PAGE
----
Howard Lederer has broken his four-year silence and issued a public statement on the Full Tilt saga that cost the community millions.
Despite being one man among a group of former Full Tilt executives responsible for the temporary downfall of the second largest poker site in the world, Lederer has always taken most of the blame.
After the Department of Justice’s (DOJ) shutdown Full Tilt on April 15, 2011, it transpired that financial mismanagement had left thousands of players unable to withdraw their bankrolls. This instantly made Lederer public enemy number one.
After shunning the spotlight and deflecting blame whenever possible, Lederer eventually sat down with Matthew Parvis of PokerNews in 2012 to give his take on the situation.
Unfortunately, a combination of long-term memories and an unwillingness to take responsibility for the situation meant Lederer’s reputation took another battering after The Lederer Files went live.
A period of silence then ensued, but on May 19, just 12 days before the start of the 2016 World Series of Poker (WSOP), a written apology from Lederer appeared online.
Published by Daniel Negreanu on his website Full Contact Poker, the letter is a glimpse into the former Full Tilt boss’s mindset during the crisis and his take on the situation five years after the fact.
“During Full Tilt’s rise, I received a lot of praise. I couldn’t see it at the time, but I let the headlines change me. In the first couple of years after Black Friday I made lots of excuses, to my friends, my family and myself, for why I wasn’t the bad guy or big-headed or wrong.
In the months immediately following the crisis, I focused a lot of energy on trying to refute allegations that were factually untrue. I convinced myself that I was a victim of circumstance and that criticism was being unfairly directed toward me instead of others. I was missing the bigger picture,” wrote Lederer.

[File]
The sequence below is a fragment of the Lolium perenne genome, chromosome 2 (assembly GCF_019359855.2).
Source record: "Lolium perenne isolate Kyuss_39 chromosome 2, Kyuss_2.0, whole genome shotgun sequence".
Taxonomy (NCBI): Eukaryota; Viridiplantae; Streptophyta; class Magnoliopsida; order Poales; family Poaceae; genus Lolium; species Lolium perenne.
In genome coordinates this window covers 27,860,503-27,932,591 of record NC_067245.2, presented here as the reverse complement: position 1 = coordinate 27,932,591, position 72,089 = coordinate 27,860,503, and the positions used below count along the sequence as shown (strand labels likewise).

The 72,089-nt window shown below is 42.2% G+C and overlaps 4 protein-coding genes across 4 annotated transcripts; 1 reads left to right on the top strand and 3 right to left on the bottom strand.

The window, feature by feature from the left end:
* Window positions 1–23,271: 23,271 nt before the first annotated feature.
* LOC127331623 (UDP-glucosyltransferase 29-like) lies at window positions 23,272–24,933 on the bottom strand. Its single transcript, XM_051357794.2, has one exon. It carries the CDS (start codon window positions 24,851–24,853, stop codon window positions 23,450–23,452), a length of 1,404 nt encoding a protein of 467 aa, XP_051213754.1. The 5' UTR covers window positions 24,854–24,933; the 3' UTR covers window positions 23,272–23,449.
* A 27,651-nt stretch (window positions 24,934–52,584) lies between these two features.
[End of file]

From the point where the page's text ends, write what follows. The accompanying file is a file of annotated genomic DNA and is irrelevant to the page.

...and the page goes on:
Naturally, the response to Lederer’s letter has unsympathetic. Although Negreanu believes there is some sincerity in the apology, he has commented that people should make up their own minds as to whether it makes a difference or not.
Judging from the comments online, most players aren’t willing to let him off the hook that easily.
“@JohnMullennex: douche bag!!! So is his mouthy ass sister!”
“@Cardkillah: Just now? Gee, sorry I stole $159 million from you. My bad.”
“@ProfsConscience: We are all good right? See you at the WSOP this year?”
Beyond the responses to Lederer’s apology, the question on many people’s lips is: why now?
For many the tweet from @ProfsConscience is the most likely explanation. With the WSOP on the horizon and Full Tilt now essentially a skin of PokerStars, it’s possible that Lederer wants to play some bracelet events this year.
If this is the case then the statement could be a cleverly disguised barometer of public opinion. While that’s not to suggest he isn’t sorry for what happened, it’s also possible that he could be using the response to his letter as an indication of whether he’d be even welcomed at this year’s WSOP.